How to Prepare for (and Ace) the Technical Interview
The job interview process is a tough road with many pitfalls that can catch job seekers off-guard and cause great opportunities to fall to the wayside. One often over-looked part of the process is the technical interview. Here's how to be ready for it.
Tue, August 27, 2013
CIO — As developers and IT pros you need to do all the things everyone else does to prepare for a job interview such as update and focus your resume as well as work on your communication and presentation skills. However, you also have the technical interview to deal with.
The good news is if you make it this far in the interview process, you've likely got a good shot at the position. How you prepare for this (or not prepare for this) can cost you the job. We spoke with CEOs, recruiters and other industry experts who agree you simply can't just go in there and muddle your way through it. You've got to prepare in a number of ways.
Technical Interviews are, for many companies, used for only the top candidates. This is a time-consuming and expensive task for employers and a stressful addition to the interview process for the candidates. "If we have three finalists for a role, this is where we do a technical interview to see who is the most proficient," says John Reed, Senior Executive Director at Robert Half Technology.
It's a chance for hiring managers to evaluate how you approach real-world problems, how you problem-solve, and the depth and breadth of your knowledge on the skills you're being hired for. It can consist of coding challenges, word problems, peer discussions, puzzles and brain teasers.
"All of this takes a lot of everybody's time and, although it's expensive, it's still a lot cheaper than having them wash out," says Rick Endres, president of The Washington Network.
Some employers will give homework in the form of a programming or logic problems to do before the interview. This eliminates more people out before the technical interview, says Endres. "Most people just want to show up and hope they can make it through the interview. Requiring this ahead of time really cuts down on the amount of spam," says Endres.
If you're really serious about getting the job, however, a little homework isn't going to slow you down. Beginning a job search is like taking on a new job in and of itself. It's not easy and there are many roadblocks, but the payoff is going to a job you love. So let's get started.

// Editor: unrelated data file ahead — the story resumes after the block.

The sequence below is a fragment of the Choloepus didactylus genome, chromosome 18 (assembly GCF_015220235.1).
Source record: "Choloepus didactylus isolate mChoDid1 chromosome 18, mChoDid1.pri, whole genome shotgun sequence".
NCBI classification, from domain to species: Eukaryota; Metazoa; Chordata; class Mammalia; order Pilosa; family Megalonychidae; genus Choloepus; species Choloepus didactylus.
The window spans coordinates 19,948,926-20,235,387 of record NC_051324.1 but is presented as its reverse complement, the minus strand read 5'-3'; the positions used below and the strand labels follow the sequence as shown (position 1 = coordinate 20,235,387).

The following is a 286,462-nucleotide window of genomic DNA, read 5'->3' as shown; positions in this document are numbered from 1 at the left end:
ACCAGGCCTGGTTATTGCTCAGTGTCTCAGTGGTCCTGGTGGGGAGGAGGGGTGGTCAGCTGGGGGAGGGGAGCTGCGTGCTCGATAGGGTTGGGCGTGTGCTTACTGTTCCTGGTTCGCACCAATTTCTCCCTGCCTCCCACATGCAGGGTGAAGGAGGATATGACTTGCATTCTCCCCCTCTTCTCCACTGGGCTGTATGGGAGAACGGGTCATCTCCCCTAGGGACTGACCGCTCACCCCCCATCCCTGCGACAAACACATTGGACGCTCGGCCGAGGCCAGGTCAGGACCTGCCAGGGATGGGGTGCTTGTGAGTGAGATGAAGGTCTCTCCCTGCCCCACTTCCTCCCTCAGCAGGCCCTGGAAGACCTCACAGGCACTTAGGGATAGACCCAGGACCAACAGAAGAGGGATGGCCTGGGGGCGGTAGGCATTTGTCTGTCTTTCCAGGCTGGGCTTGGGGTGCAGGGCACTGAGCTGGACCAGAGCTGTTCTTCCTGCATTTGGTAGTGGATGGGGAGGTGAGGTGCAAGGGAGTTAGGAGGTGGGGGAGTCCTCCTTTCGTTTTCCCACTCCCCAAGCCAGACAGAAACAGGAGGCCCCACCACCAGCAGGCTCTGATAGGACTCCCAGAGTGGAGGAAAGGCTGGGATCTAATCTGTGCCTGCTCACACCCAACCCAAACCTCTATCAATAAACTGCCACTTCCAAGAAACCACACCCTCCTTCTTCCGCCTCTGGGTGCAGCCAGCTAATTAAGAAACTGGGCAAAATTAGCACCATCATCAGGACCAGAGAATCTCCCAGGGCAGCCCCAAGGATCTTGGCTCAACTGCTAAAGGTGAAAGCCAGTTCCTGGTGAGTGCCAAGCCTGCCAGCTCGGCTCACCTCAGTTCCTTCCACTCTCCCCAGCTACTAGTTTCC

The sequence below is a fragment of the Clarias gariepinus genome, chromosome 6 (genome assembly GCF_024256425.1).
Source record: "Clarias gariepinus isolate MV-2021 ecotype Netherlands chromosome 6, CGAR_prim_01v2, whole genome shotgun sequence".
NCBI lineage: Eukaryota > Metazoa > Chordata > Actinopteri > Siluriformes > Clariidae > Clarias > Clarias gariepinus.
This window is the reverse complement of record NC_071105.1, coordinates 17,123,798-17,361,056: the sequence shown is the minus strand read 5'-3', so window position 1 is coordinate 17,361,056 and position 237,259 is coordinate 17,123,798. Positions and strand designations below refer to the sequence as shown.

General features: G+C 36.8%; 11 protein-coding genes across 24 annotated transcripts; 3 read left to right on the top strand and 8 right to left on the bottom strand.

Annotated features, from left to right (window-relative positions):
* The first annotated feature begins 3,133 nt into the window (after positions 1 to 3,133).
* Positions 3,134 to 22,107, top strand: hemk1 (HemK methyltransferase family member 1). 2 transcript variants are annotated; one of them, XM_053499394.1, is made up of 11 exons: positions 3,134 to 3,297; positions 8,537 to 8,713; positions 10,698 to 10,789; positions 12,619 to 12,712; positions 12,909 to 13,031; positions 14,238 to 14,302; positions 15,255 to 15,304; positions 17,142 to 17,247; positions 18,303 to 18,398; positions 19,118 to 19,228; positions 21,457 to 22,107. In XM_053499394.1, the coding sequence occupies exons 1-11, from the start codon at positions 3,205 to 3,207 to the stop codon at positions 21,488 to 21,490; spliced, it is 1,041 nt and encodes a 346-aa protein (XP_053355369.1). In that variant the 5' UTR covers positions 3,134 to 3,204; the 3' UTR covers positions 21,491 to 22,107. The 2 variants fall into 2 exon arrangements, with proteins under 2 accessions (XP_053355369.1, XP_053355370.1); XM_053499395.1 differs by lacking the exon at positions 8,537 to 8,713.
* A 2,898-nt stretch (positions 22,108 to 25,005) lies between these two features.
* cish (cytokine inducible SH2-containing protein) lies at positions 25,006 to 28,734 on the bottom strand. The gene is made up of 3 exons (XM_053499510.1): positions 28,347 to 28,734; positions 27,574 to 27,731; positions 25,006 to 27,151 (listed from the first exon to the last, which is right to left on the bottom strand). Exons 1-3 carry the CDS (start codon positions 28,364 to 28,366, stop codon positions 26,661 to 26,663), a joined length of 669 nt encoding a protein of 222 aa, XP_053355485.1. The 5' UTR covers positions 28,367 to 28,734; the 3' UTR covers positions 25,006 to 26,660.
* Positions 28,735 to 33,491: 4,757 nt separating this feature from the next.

Be Articulate and Communicate Clearly
In a technical interview, or any job interview for that matter, communication is a deal-breaker. Interviewers don't know why they should hire you. That reason is what you need to be able to articulate through your answers to their questions, the stories of your achievements and the questions you ask. "Companies want to see the candidate think in "real time" and while you may be brilliant at what you do, in an interview you have to be able to communicate this brilliance," says Ed Nathanson, director of talent acquisition with Rapid7.
A good practice, according to Nathanson, is to spend some time going over what you would like to cover and how you want to present yourself.
"You are selling you - so know your product and your audience, and have a plan going in. Study the job description, do some research on the people you will be meeting and definitely do some homework on the company beyond just their products," says Nathanson. Check out social media places where you can research the company and its people like LinkedIn, Facebook and Glassdoor.
Be Ready to Whiteboard
While whiteboarding isn't a standard requirement for technical interviews, it happens often enough that you need to practice a bit. "This is a key way to prepare, because it is often used to interview candidates. Practicing on the whiteboard and being prepared to do so ahead of the interview can often make a big difference, especially to those to whom this kind of interaction does not come naturally," says Nathanson.
Be Familiar With the Job Listing
The best resource is the job listing itself. Human Resources puts a lot of time, thought and energy into these, and they will give you a deeper insight into the technologies used at the prospective company and how you may best apply your knowledge and skills to the problems they face.
"If it's in the job description, it's important to be able to talk to it and how you may solve the problems they are looking to fix. Make sure you really understand the technical requirements outlined in the job description. They were put there to provide guidance on what the company is looking for to ensure candidates are the right fit," says Nathanson.